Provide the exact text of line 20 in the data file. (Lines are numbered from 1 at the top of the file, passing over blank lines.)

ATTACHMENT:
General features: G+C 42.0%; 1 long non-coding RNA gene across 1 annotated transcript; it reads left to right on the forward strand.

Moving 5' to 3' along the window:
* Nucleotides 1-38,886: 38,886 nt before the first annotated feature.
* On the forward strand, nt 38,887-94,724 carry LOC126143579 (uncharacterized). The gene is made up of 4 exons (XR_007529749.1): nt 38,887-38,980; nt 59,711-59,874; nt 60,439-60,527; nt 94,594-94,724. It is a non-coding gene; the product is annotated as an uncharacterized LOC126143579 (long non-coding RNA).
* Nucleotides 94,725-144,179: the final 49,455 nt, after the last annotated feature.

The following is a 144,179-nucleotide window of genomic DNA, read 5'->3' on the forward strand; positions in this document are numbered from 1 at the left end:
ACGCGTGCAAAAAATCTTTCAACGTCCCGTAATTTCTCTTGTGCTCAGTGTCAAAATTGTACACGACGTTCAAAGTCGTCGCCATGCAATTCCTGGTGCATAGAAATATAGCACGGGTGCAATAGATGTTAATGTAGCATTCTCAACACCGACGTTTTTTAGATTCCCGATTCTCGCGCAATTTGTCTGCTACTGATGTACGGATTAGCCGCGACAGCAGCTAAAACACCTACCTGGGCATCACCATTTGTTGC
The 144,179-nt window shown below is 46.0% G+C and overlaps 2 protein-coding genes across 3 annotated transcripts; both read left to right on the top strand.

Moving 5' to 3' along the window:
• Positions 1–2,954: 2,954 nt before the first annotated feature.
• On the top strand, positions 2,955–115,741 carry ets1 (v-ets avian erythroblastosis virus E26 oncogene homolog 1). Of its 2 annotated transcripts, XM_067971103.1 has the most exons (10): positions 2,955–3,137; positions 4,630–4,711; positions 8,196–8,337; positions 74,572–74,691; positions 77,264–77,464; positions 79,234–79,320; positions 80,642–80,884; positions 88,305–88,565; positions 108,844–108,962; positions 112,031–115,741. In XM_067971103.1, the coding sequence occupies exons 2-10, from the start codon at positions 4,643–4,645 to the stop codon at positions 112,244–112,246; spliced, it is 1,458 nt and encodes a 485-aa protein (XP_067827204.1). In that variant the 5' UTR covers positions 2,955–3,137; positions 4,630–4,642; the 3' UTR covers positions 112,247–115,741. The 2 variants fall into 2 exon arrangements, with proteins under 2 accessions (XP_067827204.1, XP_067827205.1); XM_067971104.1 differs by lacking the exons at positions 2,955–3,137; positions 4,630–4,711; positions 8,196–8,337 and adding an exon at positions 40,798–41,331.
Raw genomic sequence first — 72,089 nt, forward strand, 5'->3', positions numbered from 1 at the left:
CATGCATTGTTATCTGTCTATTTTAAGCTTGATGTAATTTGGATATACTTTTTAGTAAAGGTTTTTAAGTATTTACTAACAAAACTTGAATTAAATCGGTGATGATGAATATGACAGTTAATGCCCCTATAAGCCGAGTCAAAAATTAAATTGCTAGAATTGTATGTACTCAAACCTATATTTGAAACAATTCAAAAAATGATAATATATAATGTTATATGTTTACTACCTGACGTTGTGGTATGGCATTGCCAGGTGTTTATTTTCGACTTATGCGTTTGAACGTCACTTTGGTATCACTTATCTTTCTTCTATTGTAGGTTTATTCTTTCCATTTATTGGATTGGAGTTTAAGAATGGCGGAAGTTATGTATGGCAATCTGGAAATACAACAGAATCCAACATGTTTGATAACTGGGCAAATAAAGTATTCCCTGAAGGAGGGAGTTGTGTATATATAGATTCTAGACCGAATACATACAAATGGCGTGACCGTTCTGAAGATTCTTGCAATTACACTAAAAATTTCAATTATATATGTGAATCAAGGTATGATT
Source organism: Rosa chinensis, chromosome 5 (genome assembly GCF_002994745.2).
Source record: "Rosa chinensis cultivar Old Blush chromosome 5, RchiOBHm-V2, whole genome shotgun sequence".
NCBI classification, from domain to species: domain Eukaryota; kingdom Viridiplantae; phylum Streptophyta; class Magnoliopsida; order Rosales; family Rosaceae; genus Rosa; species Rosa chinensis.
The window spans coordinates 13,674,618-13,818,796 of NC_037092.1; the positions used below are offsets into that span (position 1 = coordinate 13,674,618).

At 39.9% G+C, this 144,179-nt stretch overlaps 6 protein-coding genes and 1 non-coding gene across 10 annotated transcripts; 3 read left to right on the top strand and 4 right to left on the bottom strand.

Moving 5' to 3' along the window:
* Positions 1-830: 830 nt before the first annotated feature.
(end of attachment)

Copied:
* Positions 1-830: 830 nt before the first annotated feature.